Phoenix Group’s profits soared to £266m in the first half of 2014, up 43 per cent on the £186m in the six months to 30 June 2013, mostly due to actuarial changes and “balance sheet reviews”.
It used £250m from the sale, as well as the £300m it raised from issuing a seven-year unsecured bond at 5.75 per cent to pay down debt. Another £206m was paid down using spare cash in July, alongside a refinancing of the group’s loan facility.
Ignis’ six-month profit fell by £2m from a year earlier to £17m, the accounts show, due to life company asset run off, higher staff incentive payments and lower performance fees.
Phoenix chief executive Clive Bannister says it was a “transformational” period for the company, with strong results that helped drive continued refinancing.
“The first half of 2014 has delivered many successes for the Group. The balance sheet has been transformed, our structure has been simplified and our reliance upon bank financing has been reduced,” he says.
“We have created a sound platform for Phoenix to consider potential acquisition opportunities, enabling us to grow the business and strengthen our existing position as the UK’s largest specialist consolidator of closed life funds.”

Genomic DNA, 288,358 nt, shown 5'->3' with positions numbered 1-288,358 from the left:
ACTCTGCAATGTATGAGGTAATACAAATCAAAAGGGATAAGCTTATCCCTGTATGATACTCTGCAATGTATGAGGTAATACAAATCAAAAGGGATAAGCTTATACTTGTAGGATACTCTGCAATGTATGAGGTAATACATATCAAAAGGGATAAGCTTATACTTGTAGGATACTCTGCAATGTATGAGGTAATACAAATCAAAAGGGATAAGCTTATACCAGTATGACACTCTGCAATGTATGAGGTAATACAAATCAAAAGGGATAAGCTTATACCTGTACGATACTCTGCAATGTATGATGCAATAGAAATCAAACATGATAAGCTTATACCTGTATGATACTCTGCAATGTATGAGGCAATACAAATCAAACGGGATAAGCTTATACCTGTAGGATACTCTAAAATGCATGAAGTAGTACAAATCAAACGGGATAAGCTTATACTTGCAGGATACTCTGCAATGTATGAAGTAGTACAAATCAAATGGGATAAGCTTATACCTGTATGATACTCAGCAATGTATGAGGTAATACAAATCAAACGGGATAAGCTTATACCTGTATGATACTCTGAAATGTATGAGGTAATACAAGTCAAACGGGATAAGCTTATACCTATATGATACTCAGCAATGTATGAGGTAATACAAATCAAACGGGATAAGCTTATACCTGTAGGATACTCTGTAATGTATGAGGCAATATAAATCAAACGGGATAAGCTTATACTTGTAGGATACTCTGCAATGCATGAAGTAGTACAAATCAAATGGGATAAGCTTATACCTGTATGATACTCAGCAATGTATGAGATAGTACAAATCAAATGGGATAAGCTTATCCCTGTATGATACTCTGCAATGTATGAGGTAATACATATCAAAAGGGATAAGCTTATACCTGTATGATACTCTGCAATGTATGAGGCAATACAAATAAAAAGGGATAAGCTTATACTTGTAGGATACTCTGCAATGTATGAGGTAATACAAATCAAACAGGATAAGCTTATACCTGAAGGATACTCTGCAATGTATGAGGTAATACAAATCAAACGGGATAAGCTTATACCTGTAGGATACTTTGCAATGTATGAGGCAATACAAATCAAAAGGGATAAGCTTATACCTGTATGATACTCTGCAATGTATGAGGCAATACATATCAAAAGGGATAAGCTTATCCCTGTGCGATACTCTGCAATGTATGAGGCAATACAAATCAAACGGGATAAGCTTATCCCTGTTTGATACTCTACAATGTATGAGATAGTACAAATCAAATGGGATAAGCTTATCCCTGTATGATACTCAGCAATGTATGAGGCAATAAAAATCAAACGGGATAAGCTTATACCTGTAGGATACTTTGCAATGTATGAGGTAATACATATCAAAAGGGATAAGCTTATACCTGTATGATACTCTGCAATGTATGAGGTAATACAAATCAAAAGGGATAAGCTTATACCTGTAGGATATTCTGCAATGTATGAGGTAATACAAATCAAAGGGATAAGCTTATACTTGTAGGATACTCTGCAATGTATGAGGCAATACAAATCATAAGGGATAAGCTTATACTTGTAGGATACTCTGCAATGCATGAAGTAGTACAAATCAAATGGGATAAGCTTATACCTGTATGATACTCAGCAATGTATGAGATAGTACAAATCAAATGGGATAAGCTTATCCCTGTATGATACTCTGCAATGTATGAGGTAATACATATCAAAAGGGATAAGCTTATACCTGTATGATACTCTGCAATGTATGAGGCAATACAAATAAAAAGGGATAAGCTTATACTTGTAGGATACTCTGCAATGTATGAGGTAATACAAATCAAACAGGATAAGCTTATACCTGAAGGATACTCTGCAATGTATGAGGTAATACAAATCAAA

The firm reduced its embedded value by £40m due to the Government’s announcement of a 75bps charge cap. Despite not being engaged in auto-enrolment, the potential for some historic workplace schemes to become qualifying led to the revaluing.
It wrote off a further £17m because it expects the take-up of guaranteed annuities will fall by a fifth.
Meanwhile, the firm is working with its outsourcing partner HSBC to consolidate its investment fund accounting, unit pricing and custody arrangements. It aims to finish the project by 2015.